Mr. Favre was fortunate enough to have representation that was competent and advocated his theory of the case. Ultimately, he was able to overcome the trial court’s decision that would have ended the litigation and in turn, changed his life. Because summary judgment motions are so common, it is essential to have legal representation that is familiar with both the procedural matters and the arguments that must be made to survive these motions. With so much on the line, it is important for your attorney to present compelling and well-developed arguments in your favor. The lawyers at the Berniard Law Firm have substantial experience in responding to motions for summary judgment. Therefore, we will fight for your interests and are well equipped and ready to make sure that you see your day in court.

July 1, 2013

Tragic Incident Involving Infant Demonstrates Assignment of Liability

Any injury suffered by a child under medical care is especially tragic. However, litigation after such an injury is essential for families who often have to do so in order to afford future medical costs down the road. Recently, the parents of an infant sued a group of doctors and a medical equipment provider alleging that the defendants caused their daughter's brain damage. The jury found another doctor, one who was not sued, to be one hundred percent responsible for the girl's injuries. The parents appealed this decision but the decision was upheld by the appeals court.

After a stay in the neonatal ICU, the infant in question was sent home with her parents with a device which recorded her breathing and heart rate. This device alerted the parents when problems arose and every so often sent the recorded data to her doctors. After a while, the device began to reach capacity quickly and would delete some of the information as it was programmed to do. The infant's doctors said they did not receive some of the information they should have received, which proved to be the cause of the tragedy. The infant was again hospitalized and found to have permanent brain damage due to lack of oxygen. The parents alleged that this brain damage caused when the infant was being monitored by the breathing device.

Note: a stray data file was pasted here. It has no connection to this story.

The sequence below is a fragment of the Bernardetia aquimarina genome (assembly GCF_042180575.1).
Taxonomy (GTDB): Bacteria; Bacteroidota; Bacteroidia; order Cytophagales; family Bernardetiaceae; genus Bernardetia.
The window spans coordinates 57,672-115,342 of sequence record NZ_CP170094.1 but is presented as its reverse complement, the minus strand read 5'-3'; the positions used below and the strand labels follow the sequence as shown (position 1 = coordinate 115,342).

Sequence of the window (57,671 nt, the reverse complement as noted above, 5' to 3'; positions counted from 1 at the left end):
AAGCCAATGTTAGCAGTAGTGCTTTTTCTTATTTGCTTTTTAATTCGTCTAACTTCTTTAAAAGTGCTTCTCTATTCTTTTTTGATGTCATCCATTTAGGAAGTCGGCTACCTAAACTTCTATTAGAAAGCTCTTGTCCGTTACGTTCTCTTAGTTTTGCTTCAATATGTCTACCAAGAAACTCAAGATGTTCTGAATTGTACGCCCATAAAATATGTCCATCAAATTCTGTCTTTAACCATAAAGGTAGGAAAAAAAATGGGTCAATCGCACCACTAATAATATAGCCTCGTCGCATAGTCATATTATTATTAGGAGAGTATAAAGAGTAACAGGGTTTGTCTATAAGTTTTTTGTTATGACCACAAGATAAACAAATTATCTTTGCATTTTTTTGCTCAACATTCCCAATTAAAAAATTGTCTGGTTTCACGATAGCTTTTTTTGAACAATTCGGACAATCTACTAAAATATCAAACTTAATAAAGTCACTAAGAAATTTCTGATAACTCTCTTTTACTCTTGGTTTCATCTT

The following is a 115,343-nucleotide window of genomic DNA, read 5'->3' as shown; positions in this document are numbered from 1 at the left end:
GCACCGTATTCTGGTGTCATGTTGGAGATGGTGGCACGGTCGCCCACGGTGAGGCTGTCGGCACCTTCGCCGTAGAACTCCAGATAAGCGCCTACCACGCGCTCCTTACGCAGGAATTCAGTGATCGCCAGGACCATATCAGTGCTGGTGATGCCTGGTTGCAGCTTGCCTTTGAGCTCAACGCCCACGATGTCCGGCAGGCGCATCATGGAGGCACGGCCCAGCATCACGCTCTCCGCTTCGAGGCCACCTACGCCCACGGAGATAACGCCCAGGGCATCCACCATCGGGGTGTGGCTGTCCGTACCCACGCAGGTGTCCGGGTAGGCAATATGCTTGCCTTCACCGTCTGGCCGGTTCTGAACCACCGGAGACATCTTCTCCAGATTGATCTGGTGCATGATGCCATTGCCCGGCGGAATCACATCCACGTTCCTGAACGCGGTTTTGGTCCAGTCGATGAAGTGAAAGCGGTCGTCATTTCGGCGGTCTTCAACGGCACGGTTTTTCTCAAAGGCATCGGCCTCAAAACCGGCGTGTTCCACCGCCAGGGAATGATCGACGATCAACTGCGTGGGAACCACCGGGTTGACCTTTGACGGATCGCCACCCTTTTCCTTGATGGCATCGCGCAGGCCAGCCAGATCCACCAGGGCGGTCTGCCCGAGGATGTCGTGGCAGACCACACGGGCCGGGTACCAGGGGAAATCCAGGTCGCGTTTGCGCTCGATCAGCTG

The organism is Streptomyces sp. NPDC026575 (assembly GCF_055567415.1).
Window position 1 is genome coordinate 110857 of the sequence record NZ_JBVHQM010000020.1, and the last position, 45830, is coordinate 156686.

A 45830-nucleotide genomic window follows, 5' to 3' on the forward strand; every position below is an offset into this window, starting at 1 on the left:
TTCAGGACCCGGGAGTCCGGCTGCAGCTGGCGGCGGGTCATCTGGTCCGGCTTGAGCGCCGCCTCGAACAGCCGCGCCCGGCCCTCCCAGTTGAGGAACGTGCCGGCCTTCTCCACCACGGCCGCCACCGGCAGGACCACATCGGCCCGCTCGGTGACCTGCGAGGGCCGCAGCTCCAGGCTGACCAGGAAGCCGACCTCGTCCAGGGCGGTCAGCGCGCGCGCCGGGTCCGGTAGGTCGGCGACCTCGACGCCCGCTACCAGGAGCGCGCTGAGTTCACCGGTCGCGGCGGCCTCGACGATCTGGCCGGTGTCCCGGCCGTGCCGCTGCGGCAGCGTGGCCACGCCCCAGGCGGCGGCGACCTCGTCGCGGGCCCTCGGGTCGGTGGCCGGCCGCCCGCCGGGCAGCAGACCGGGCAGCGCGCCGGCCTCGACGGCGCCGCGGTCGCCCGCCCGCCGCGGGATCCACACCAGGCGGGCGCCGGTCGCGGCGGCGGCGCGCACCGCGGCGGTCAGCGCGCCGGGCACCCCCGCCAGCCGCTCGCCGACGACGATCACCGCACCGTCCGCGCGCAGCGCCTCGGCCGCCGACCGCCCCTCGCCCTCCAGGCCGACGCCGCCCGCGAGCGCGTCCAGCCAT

The parents argued that the failure of the device to properly send information to the doctors caused the doctors not to perform surgery which would have prevented the brain injuries their daughter sustained. The equipment provider argued that the infant's original injuries occurred before she was born and progressed to her current injury.

For the parents to hold the medical equipment provider liable for their daughter's injuries they must prove several factors: First they must prove that the defendant owed their daughter a duty to conform to a specific standard of conduct. Then they must prove that the defendant failed to live up to this standard that their conduct caused their daughter's injuries, both in fact and legally, and finally, they must prove that their daughter suffered actual harm. The jury found that the equipment provider owed a duty to the infant and that this duty was breached. However, breaching a duty of care is not enough to hold someone liable for damages. The factor at issue here is whether the equipment provider's failure to live up to the required standard was the cause of the child's injuries.